February 21st - "Different Kinds of Return: Nakba and Independence through Personal Letters" with Dr. Shay Hazkani

Francis Scott Key Room 2120
Thursday, February 21, 2019 - 4:00 PM to 5:30 PM
 
 
 
How was the establishment of the State of Israel as a Jewish state—on the ruins of Arab Palestine— perceived by ordinary Jews and Arabs in real time? This talk, part of a larger project to write a social-cultural history of the 1948 War, attempts to answer this question by examining personal letters of Jews and Arabs written from Palestine in 1948-1949. These letters show that a preoccupation with “return” became the cornerstone of many reflections in the immediate aftermath of the war. Yet return meant very different things to different groups, and among the various classes and ethnic groups within these categories.
 
For many Jews, the establishment of a sovereign state through the use of force was a “Jewish return to history” after two millennia of exile. Many sought to celebrate the militaristic ethos which developed in Zionism, and even draw pleasure from exercising violence “like all other nations.” Still, some Jews who came from America, Europe or North Africa to fight in solidarity with the Yishuv were not at ease with the new Jewish society established in Palestine. They wished to return to their former homelands, some because they believed that collective violence against civilians could not be reconciled with what the saw as the essence of Judaism, and others because they were appalled by the racism they suffered.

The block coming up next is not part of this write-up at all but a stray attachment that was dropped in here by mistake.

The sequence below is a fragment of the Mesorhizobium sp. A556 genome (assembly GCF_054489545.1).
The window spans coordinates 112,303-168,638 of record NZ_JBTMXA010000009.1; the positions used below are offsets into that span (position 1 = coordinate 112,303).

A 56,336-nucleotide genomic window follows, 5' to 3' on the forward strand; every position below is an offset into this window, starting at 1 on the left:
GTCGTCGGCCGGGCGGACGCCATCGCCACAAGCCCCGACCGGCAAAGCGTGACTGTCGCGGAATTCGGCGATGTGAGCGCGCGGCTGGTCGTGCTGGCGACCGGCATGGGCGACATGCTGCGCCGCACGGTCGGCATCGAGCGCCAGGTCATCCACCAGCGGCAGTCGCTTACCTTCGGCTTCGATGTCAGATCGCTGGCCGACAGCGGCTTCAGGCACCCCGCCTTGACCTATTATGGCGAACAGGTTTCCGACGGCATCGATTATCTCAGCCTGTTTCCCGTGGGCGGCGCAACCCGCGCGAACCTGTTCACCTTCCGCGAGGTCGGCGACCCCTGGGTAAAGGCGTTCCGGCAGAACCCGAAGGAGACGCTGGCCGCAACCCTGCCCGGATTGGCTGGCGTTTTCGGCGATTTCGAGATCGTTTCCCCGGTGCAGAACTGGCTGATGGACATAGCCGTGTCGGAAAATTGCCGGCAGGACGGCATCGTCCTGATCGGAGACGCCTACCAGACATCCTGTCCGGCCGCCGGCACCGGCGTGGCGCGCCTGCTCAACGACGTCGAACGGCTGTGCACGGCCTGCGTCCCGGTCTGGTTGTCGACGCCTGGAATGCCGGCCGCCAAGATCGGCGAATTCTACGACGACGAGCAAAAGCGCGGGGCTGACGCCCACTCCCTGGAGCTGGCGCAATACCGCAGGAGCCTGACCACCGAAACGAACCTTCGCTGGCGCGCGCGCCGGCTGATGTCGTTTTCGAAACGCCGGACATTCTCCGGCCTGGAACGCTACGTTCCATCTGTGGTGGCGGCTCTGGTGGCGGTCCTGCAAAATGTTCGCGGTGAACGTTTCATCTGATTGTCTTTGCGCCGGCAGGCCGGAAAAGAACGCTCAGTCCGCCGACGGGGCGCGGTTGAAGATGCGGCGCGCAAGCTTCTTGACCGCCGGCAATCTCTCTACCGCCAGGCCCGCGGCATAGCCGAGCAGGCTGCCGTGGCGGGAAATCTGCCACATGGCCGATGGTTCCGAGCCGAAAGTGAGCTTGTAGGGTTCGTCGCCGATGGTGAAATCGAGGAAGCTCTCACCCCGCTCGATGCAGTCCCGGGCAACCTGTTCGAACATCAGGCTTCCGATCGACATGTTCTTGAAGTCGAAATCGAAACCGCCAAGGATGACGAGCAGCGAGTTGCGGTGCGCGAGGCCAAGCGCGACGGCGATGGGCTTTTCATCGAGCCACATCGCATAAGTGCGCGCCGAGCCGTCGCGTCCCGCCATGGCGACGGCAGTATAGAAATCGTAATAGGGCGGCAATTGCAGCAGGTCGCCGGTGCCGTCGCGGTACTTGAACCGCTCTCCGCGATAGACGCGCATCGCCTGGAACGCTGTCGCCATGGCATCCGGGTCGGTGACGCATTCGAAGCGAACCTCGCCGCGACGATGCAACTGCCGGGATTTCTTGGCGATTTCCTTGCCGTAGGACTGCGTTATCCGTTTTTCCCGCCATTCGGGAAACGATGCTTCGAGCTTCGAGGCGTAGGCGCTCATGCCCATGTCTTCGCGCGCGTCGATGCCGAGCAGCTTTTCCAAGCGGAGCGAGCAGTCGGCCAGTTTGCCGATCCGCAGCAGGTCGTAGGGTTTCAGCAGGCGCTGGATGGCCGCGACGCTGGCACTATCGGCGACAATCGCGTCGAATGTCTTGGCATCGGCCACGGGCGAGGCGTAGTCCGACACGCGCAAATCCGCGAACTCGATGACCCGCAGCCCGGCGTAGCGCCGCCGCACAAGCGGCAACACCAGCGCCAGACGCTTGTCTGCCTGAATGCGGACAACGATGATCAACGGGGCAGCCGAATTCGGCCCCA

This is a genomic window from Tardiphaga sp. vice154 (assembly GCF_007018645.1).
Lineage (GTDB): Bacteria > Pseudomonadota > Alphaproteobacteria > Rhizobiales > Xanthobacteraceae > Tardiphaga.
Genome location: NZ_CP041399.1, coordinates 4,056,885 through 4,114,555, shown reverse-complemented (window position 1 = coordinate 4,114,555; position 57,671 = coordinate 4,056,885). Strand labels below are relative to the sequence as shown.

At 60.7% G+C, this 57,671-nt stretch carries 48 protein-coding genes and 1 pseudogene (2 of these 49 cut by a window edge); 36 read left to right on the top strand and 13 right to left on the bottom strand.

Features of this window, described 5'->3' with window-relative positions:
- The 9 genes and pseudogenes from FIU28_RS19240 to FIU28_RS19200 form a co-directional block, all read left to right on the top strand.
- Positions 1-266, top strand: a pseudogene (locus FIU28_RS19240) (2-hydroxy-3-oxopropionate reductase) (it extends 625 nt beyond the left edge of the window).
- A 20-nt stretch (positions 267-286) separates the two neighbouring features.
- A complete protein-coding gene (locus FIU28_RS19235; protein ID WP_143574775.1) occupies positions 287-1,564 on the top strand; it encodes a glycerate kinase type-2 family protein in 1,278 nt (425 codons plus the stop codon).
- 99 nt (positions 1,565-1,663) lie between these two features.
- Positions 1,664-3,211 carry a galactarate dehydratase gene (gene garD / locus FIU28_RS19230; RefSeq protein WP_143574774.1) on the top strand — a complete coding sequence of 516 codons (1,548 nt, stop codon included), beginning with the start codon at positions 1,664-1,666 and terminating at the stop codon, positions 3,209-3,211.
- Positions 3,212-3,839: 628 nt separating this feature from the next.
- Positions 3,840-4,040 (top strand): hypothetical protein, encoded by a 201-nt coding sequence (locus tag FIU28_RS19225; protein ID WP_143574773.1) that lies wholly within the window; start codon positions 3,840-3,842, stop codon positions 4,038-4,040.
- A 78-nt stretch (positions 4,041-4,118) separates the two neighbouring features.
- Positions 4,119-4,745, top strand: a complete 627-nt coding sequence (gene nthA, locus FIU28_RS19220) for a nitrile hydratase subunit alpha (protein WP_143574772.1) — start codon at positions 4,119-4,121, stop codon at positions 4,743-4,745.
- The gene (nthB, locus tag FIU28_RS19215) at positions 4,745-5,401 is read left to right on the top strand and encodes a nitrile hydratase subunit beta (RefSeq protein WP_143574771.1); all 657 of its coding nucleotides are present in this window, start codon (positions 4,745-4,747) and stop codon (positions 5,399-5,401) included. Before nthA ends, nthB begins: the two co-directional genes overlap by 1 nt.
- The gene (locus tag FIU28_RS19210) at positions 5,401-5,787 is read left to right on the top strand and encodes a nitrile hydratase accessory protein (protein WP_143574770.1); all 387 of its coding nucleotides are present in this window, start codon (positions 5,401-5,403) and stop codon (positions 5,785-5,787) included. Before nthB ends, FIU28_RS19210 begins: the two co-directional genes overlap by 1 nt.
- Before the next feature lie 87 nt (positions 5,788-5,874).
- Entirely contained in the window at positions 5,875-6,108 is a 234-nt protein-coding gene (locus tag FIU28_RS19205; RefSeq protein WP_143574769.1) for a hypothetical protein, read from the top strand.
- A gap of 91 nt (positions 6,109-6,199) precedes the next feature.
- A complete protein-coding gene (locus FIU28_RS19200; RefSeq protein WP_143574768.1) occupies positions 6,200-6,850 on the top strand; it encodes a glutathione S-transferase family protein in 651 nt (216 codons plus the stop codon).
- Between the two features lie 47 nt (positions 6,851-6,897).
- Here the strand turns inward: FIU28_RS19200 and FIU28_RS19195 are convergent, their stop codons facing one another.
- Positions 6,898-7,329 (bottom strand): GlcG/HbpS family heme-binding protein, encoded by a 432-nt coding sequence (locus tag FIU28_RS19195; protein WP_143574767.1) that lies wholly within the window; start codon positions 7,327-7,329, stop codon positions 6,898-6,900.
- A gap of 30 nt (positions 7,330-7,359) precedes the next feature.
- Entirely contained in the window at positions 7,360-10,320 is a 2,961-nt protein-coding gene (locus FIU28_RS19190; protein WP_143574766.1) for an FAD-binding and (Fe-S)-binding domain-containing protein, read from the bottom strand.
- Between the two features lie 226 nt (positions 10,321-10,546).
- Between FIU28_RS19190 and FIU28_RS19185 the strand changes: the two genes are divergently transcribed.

Meanwhile, Palestinians who fled the country or were expelled by Jewish forces sought their own return—to Palestine. They tried to make sure their fields and orchards did not go fallow and some also started contemplating their defeat, and why Arab nationalism had failed to secure Palestine for the Arabs.

Dr. Shay Hazkani is an Assistant Professor in History and Jewish Studies at the University of Maryland, College Park. He researches the social and cultural history of Israel/Palestine, with a focus on Mizrahi Jews in Israel and the Jewish communities of the Arab world. His current  book project focuses on personal letters of Israeli and Arab soldiers from the 1948 War. His work has appeared in the International Journal of Middle East Studies and in Israel Studies Review, and he also publishes historical pieces in the Israel-daily Haaretz. Dr. Hazkani earned his PhD degree in History and Judaic studies in 2016 from New York University, his Master’s from the Center for Contemporary Arab Studies at Georgetown University and his B.A in Middle Eastern Studies from Tel Aviv University.